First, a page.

Ileostomy - changing your pouch

Alternate Names

Standard ileostomy - pouch change; Brooke ileostomy - pouch change; Continent ileostomy - changing; Abdominal pouch changing; End ileostomy - pouch change; Ostomy - pouch change

Description

You had an injury or disease in your digestive system and needed an operation called an ileostomy. The operation changed the way your body gets rid of waste (stool, feces, or poop).

Now you have an opening called a stoma in your belly. Waste will pass through the stoma into a pouch that collects it. You will need to take care of the stoma and empty the pouch many times a day.

When to Change Your Pouch

Change your pouch every 5 - 8 days. If you have itching or leakage, change it right away.

If you have a pouch system made of 2 pieces (a pouch and a wafer) you can use 2 different pouches during the week. Wash and rinse the pouch not being used, and let it dry well.

Choose a time of day when there is less stool output from your stoma. Early in the morning before you eat or drink anything (or at least 1 hour after a meal) is best.

You may need to change your pouch more often if:

Steps for Changing Your Pouch

Wash your hands well and have all equipment available. Put on a clean pair of medical gloves.

Gently remove the pouch. Push the skin away from the seal. Do not pull the ostomy away from your skin.

Wash your stoma and the skin around it carefully with soapy water.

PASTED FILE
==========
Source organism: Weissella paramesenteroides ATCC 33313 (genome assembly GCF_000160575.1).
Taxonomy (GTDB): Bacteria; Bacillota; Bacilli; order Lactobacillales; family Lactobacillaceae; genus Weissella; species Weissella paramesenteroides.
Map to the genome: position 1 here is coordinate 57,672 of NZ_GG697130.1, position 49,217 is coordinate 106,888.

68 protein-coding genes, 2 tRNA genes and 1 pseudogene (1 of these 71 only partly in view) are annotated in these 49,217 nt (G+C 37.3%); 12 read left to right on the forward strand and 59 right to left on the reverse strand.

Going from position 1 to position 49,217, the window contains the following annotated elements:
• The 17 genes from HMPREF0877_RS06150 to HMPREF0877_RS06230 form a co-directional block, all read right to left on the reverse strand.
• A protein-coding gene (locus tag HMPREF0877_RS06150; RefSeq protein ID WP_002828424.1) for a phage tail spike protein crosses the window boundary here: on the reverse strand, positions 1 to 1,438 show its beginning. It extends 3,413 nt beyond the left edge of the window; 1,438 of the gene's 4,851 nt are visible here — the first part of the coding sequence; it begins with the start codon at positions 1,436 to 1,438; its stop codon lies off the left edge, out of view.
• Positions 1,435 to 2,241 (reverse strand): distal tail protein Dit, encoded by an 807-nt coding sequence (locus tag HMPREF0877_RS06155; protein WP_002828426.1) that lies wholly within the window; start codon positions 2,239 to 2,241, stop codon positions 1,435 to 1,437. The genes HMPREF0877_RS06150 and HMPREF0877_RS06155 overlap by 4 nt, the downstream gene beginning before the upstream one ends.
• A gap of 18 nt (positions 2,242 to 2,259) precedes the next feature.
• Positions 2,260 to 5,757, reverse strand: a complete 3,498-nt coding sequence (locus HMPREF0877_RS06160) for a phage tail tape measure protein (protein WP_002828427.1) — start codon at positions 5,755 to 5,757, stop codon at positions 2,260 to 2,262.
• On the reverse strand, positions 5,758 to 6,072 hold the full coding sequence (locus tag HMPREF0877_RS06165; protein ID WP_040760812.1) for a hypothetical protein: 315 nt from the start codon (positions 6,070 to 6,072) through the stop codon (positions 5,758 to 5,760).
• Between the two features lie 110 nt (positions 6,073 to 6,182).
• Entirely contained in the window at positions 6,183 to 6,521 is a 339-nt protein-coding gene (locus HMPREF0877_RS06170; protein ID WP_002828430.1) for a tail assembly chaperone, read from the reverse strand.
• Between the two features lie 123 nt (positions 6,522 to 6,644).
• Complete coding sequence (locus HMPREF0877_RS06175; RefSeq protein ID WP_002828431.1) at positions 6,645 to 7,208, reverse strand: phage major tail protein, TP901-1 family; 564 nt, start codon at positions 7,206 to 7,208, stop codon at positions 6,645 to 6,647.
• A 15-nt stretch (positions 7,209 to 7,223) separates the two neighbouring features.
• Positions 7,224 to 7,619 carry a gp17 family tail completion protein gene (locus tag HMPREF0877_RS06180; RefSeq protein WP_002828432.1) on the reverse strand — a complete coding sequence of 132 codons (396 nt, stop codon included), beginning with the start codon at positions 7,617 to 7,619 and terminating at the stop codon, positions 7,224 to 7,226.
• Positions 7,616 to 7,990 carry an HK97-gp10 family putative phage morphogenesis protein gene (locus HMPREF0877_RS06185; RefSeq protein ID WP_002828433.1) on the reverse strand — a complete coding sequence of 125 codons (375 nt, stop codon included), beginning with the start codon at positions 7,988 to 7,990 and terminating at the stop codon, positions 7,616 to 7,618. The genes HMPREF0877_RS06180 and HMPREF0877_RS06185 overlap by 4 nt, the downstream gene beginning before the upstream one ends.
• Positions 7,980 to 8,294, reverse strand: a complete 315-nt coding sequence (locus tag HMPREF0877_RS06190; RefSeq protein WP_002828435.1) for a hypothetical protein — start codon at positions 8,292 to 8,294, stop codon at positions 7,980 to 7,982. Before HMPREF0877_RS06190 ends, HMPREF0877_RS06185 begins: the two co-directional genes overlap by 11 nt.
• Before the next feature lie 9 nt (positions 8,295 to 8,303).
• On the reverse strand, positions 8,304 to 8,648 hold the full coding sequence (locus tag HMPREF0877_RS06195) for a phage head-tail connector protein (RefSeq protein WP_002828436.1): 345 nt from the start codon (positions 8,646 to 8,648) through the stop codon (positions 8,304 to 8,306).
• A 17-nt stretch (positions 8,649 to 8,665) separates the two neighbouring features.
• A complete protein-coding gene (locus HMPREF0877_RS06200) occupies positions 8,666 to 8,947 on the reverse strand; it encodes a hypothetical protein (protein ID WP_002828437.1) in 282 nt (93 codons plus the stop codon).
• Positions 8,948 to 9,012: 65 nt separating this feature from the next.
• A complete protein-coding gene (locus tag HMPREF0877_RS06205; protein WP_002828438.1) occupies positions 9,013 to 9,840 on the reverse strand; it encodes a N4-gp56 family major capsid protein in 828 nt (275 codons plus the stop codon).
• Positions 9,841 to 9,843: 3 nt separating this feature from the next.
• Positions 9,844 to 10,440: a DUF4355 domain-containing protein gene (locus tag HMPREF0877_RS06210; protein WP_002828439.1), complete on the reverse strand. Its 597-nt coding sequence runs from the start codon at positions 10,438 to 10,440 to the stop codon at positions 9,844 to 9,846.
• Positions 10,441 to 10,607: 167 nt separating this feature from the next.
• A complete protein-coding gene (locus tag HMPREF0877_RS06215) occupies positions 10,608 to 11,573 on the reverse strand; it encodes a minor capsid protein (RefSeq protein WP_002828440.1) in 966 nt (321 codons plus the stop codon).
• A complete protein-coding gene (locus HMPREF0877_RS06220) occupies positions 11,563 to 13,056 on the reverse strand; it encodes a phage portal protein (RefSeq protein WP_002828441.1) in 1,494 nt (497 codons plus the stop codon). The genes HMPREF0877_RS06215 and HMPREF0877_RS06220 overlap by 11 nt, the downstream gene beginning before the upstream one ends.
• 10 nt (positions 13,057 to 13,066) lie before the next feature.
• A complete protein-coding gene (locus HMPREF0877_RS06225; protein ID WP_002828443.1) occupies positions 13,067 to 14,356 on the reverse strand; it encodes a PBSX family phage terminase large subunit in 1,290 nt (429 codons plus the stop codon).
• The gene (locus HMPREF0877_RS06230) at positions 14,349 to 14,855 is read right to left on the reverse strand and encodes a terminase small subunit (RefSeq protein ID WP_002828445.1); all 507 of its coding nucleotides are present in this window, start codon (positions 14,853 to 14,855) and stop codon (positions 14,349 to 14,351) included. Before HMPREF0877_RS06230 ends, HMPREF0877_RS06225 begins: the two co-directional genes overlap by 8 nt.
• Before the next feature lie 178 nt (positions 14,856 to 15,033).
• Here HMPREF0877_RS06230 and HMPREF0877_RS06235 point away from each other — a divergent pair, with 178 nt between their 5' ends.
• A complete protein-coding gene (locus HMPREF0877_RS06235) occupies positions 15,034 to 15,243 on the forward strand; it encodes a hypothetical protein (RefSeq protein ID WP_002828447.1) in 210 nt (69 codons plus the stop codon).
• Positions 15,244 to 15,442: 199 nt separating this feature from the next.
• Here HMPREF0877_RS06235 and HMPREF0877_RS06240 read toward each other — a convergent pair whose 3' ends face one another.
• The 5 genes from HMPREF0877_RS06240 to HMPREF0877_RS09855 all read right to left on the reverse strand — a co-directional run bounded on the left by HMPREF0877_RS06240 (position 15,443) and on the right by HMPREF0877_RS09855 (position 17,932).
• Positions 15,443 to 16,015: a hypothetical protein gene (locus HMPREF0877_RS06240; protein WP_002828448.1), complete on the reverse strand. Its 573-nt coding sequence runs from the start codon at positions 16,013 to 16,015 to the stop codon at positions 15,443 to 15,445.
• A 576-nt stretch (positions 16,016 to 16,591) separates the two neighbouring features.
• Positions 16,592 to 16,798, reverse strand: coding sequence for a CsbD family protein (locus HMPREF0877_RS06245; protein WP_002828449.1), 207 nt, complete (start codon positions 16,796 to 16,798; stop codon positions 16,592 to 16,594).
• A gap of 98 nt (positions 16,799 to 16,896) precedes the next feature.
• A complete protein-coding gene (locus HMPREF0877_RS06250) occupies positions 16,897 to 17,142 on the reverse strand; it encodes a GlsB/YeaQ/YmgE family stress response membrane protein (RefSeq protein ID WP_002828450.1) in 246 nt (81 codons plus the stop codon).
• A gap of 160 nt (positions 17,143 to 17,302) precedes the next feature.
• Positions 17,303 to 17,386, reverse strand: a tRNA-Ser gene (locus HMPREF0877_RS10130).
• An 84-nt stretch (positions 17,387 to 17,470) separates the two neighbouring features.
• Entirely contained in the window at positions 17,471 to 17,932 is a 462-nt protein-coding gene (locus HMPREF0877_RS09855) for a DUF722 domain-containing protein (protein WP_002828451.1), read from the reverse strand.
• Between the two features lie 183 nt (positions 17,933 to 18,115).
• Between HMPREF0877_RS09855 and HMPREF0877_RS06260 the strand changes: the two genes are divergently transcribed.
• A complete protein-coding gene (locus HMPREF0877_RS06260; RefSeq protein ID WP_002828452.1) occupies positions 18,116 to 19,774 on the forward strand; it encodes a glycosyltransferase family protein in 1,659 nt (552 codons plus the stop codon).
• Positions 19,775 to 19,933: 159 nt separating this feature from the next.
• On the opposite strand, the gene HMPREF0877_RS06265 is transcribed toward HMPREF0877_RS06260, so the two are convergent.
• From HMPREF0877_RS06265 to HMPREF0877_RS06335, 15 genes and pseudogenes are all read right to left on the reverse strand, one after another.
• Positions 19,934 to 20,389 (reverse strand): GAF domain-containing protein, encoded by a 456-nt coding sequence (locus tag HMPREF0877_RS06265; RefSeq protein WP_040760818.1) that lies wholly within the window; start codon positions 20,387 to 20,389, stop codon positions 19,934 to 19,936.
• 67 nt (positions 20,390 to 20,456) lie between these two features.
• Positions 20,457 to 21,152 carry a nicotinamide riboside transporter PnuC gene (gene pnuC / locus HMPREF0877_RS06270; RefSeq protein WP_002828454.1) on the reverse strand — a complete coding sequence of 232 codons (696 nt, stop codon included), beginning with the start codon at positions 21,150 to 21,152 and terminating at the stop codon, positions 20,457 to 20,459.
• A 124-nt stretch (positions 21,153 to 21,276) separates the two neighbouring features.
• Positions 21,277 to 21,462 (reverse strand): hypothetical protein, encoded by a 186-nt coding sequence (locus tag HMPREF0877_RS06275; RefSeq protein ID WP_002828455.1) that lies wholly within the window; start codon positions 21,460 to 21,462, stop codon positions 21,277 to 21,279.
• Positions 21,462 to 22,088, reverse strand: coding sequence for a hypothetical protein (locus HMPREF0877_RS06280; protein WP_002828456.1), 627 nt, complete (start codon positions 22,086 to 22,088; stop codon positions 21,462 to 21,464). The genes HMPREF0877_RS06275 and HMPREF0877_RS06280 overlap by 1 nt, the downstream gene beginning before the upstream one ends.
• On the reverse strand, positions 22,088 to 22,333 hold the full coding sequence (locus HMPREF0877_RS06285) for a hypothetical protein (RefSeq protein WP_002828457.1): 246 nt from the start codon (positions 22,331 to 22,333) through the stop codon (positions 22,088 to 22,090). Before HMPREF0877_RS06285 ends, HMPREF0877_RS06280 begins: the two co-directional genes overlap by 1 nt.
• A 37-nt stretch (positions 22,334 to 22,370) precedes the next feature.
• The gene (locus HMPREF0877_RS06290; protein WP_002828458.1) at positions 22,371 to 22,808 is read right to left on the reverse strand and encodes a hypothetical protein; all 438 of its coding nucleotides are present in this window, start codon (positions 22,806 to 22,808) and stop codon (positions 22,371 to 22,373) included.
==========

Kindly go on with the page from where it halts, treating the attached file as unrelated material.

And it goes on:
Trace the shape of your stoma onto the back of the new pouch and barrier or wafer (wafers are part of a 2-piece pouch system).

Trace this shape onto the back of your new pouch or wafer. Then cut the wafer to the shape.

Use skin barrier powder or paste around the stoma, if your doctor or nurse has recommended this.

Remove the backing from the pouch. Make sure the opening of the new pouch is centered over the stoma and pressed firmly onto your skin.

Fold the bag and secure it.

When to Call the Doctor

Call your doctor or nurse if:

References

Cima RR. Pemberton JH. Ileostomy, colostomy, and pouches. In: Feldman M. Friedman LS, Brandt LJ. Sleisenger & Fordtran’s Gastrointestinal and Liver Disease. 9th ed. Philadelphia, Pa: Saunders Elsevier; 2010:chap 113.

Fry RD, Mahmoud N, Maron DJ, Ross HM, Rombeau J. Colon and rectum. In: Townsend Jr. CM, Beauchamp RD, Evers BM, Mattox KL. Sabiston Textbook of Surgery. 18th ed. Philadelphia, Pa: Saunders Elsevier; 2008:chap 50.

American Cancer Institute. Ileostomy guide. Last Revised: 03/17/2011. Accessed 07/08/2012.


Review Date: 7/1/2012
Reviewed By: Joshua Kunin, MD, Consulting Colorectal Surgeon, Zichron Yaakov, Israel. Also reviewed by David Zieve, MD, MHA, Medical Director, A.D.A.M. Health Solutions, Ebix, Inc.
The information provided herein should not be used during any medical emergency or for the diagnosis or treatment of any medical condition. A licensed medical professional should be consulted for diagnosis and treatment of any and all medical conditions. Call 911 for all medical emergencies. Links to other sites are provided for information only -- they do not constitute endorsements of those other sites. © 1997- A.D.A.M., Inc. Any duplication or distribution of the information contained herein is strictly prohibited.
adam.com